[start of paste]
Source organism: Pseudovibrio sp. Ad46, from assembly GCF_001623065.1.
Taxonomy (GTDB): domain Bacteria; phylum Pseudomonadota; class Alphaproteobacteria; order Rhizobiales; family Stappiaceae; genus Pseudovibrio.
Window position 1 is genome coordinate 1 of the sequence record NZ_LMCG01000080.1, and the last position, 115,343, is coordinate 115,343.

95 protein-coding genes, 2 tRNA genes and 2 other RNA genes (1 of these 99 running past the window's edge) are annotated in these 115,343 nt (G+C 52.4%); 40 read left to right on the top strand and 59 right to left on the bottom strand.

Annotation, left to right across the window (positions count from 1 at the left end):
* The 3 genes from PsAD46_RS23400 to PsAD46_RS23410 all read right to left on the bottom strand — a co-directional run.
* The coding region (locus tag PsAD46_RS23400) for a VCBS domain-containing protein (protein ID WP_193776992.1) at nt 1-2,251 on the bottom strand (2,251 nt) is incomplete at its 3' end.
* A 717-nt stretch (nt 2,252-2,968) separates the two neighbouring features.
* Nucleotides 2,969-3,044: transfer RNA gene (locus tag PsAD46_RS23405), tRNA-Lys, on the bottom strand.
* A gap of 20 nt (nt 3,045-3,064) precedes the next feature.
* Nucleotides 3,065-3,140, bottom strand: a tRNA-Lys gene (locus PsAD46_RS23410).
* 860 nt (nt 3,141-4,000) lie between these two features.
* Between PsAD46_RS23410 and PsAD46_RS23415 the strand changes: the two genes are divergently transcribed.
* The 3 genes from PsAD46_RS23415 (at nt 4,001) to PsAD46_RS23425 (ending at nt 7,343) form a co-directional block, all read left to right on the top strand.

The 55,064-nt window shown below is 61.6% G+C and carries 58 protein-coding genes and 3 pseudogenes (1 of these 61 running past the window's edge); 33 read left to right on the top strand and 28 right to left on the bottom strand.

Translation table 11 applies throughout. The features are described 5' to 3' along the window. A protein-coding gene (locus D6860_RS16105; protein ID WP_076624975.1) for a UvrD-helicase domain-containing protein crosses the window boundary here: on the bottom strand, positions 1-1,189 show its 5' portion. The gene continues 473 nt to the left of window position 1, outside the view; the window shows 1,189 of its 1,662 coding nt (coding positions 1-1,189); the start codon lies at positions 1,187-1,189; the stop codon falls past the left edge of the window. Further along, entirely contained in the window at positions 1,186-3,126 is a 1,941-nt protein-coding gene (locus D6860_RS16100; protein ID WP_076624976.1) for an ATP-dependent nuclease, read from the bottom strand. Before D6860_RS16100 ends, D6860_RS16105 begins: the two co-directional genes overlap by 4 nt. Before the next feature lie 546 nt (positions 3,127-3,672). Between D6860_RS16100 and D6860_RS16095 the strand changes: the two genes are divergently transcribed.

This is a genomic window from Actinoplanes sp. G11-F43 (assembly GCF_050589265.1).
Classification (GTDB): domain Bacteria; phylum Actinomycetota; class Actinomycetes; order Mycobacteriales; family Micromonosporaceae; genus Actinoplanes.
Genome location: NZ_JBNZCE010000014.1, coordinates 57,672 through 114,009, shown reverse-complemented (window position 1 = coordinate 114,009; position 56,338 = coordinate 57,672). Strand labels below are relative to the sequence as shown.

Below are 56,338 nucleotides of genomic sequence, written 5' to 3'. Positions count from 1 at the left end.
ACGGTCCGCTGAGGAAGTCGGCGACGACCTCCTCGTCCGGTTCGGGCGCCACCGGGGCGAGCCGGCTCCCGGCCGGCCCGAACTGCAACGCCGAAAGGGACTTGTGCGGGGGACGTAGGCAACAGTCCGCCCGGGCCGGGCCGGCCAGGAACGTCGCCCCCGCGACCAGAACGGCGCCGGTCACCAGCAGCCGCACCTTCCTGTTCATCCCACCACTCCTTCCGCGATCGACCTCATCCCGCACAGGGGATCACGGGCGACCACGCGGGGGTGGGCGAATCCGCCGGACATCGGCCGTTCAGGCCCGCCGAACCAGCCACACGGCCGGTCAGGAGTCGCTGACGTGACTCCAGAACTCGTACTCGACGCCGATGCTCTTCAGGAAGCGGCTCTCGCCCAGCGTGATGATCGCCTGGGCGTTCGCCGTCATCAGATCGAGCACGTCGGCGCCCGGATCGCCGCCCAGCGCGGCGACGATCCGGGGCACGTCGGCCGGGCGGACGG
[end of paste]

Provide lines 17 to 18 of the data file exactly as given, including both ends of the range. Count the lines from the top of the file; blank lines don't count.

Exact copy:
This is a genomic window from Actinoplanes sp. G11-F43 (assembly GCF_050589265.1).
Classification (GTDB): domain Bacteria; phylum Actinomycetota; class Actinomycetes; order Mycobacteriales; family Micromonosporaceae; genus Actinoplanes.